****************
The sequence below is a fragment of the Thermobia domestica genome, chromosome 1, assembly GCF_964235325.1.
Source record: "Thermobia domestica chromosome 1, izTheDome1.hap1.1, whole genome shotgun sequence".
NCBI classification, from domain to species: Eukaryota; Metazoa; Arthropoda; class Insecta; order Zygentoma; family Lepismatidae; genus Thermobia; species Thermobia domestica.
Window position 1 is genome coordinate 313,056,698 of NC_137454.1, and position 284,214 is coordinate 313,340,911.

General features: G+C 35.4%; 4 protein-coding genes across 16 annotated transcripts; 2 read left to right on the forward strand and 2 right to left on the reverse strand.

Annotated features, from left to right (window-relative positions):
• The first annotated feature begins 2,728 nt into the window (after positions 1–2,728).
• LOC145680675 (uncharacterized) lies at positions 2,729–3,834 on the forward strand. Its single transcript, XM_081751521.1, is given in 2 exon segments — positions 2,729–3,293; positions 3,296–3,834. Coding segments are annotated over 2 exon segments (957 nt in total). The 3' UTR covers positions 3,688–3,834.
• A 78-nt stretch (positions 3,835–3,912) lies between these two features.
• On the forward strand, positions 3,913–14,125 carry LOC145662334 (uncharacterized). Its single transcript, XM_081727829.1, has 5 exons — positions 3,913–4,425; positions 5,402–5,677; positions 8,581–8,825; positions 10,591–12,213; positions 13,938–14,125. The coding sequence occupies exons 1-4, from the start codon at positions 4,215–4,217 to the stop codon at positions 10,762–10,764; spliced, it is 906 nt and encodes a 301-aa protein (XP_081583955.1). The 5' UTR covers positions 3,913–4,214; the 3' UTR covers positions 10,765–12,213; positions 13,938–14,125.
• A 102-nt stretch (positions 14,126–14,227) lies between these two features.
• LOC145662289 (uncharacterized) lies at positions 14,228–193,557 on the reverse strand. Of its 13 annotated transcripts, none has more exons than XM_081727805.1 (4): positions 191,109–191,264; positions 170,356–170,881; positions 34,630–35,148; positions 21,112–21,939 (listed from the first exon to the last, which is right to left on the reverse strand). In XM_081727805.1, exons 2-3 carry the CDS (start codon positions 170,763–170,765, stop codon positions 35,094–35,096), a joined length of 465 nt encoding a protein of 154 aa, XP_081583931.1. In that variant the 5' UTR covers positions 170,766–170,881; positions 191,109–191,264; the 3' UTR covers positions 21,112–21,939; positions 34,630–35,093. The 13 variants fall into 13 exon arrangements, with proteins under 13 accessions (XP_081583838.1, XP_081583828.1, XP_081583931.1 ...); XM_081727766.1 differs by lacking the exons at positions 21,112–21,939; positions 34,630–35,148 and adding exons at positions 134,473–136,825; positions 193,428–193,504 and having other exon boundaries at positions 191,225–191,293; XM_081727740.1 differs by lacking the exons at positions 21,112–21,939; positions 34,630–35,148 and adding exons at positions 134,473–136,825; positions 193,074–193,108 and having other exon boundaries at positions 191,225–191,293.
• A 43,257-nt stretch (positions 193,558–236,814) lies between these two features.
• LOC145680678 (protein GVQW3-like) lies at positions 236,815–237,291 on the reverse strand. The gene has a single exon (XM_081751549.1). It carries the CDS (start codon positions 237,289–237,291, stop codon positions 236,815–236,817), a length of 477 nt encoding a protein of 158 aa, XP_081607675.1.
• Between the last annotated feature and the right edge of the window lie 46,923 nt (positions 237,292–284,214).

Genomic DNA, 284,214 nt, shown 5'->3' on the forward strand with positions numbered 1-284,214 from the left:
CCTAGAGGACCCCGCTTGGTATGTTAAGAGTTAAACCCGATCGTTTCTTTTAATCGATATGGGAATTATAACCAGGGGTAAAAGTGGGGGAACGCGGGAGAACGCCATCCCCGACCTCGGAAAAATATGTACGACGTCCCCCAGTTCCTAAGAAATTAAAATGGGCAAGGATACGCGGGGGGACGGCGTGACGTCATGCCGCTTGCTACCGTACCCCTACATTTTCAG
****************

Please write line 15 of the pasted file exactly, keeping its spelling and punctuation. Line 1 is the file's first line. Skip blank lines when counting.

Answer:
• Between the last annotated feature and the right edge of the window lie 46,923 nt (positions 237,292–284,214).